Ditch the Label are one of the largest anti-bullying charities in the world, dedicated to promoting equality and providing support to young people who have been negatively affected by bullying and prejudice. Their award-winning work spans across the UK, USA and Mexico; empowering people aged 12–25 to overcome bullying.
They are a digital charity, which means that most of their support is provided online through their website and partnerships with games and social networks.
In 2005, after 10 years of ignoring it and telling the teachers, founder and current CEO of Ditch the Label Liam Hackett, took to the Internet to post about his experiences of being bullied. He talked about the extreme verbal and physical bullying he had experienced, including his hospitalisation after being attacked by a group of people from school. Overnight, hundreds of people came together, united by their experiences.
A community rapidly grew and the movement became so large, that in 2006 Hackett launched a specific MySpace profile to host the conversations and named it ‘Ditch the Label’.
Hackett recognised the potential of Ditch the Label and approached the local Chamber of Commerce in 2007. Aged 16, he became the first person below the age of 18 to receive a grant in his local area to develop a Ditch the Label website.
Ditch the Label continued to grow in momentum behind the scenes as Hackett studied for his degree at the University of Sussex. In 2012, he graduated with a degree in business and management and immediately registered Ditch the Label as a legal entity and began to develop the organisation.
Income requirements had always disqualified Ditch the Label from becoming a recognised charity. Gaining charity status was required in order to attract funding. After two years of trying, in March 2014, Ditch the Label was officially registered as a charity in the UK.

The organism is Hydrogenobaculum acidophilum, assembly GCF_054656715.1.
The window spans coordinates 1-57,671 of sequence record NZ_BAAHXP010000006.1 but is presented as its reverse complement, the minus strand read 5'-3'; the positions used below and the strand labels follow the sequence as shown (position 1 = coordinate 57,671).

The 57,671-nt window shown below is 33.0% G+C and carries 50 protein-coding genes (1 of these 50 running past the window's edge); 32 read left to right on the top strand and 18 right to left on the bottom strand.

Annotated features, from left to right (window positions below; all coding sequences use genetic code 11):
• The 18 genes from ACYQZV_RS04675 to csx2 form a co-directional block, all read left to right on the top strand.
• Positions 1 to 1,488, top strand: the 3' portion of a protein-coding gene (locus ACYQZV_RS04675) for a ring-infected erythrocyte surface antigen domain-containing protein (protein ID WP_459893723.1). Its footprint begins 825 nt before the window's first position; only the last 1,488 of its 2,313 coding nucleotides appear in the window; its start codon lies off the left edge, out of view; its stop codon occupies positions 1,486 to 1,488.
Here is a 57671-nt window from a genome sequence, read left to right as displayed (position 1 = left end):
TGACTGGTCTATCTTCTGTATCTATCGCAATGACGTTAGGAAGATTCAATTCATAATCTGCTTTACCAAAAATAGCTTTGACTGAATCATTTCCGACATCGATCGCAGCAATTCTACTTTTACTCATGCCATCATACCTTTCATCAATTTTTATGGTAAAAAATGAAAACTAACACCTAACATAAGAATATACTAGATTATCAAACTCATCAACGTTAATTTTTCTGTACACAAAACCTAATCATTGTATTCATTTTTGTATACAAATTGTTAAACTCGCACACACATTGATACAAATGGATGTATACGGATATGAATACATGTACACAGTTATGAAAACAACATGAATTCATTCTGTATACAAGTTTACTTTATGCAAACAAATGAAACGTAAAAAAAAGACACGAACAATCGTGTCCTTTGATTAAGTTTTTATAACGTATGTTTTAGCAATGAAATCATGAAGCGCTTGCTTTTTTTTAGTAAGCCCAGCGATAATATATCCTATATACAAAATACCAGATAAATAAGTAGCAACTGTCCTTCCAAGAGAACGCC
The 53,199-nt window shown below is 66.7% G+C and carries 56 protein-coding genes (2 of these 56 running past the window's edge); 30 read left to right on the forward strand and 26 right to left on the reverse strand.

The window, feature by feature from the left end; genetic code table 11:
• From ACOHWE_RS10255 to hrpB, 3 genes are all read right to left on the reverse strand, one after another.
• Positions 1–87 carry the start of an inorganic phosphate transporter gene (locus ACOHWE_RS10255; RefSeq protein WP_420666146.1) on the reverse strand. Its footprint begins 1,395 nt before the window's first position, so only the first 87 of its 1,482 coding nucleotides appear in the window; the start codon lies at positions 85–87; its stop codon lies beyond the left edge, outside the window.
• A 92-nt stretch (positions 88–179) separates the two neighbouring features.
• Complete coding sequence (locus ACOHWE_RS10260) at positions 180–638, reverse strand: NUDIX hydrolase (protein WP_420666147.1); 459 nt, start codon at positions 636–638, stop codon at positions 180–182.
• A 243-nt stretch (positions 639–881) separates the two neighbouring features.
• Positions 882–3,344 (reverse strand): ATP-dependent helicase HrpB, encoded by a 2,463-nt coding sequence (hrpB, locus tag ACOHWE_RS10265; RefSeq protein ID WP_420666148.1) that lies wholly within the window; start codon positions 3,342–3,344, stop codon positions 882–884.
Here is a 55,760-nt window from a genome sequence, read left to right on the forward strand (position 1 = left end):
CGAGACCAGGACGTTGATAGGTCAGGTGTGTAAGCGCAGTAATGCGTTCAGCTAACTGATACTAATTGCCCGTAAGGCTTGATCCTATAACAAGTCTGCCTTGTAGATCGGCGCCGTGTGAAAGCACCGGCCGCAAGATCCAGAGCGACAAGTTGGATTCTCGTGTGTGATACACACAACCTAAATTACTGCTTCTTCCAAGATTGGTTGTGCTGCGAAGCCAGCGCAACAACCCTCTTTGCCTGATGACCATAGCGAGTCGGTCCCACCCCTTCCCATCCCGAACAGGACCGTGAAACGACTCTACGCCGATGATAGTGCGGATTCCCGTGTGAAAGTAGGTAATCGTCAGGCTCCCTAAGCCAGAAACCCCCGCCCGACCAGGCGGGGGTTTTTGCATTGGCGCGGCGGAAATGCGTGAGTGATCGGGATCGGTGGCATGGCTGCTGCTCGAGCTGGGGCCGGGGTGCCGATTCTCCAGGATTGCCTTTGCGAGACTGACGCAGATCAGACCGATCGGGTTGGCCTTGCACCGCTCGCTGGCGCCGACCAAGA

After a hugely successful year in 2015, Ditch the Label announced plans to expand across the USA and Mexico, aiming to support a record volume of 500,000 young people through bullying. 2016 also saw the launch of the latest Annual Bullying Survey in the House of Commons of the United Kingdom, along with the fifth and most comprehensive Ditch the Label website.
This report combined the largest bullying-related data set of over 10,000 young people with key questions surrounding cyberbullying and the use of integrated digital technology within the lives of young people. Upon publication in October 2013, media publications were quick to respond; turning the findings of the report into global headlines. As a result, the report went on to consult Government, social networks, schools, colleges and other organisations in their counter cyberbullying strategy.
Each year the organisation partners with schools and colleges across the UK, to conduct a survey which highlights the current climate of bullying amongst 13 - 18 year olds. The reports come with free tips and advice for schools, colleges, parents and guardians, Government and young people on how to reduce the effects and prominence of bullying.
This report covered the topic of gender and how it can enable and disable young people aged 13–25 throughout the United Kingdom and internationally. The research was particularly focused on the definition of gender, gender roles and the bullying and discrimination young people experience as a result of not conforming to societal norms.
In conjunction with leading social intelligence company Brandwatch, Ditch the Label explored misogynistic behaviour and ideas of masculinity on Twitter by analysing 19 million Tweets over a 4-year period. The report was supported by British politician Caroline Lucas and subsequently presented at a parliamentary reception in the House of Commons of the United Kingdom in October 2016.
In August 2013, the organisation joined Finnish youth virtual social networking service Habbo to extend their support to those who had experienced bullying. The organisation used Habbo as an online help centre for the virtual community to provide support and advice to both the targets and perpetrators of bullying.
The organisation also ran bullying-awareness campaigns on the virtual social network.
Based on findings from the 2016 edition of the Annual Bullying Survey which established that the majority of those who bully are men, Ditch the Label joined forces with brand Axe (known in the UK as Lynx) to give young men the tools and resources they need to stand up to bullying and be comfortable with who they are – without the pressures and limits of traditional masculinity.
Ditch the Label are aiming to help at least 474,000 people through their partnership with Axe/Lynx.Tyger Drew-Honey
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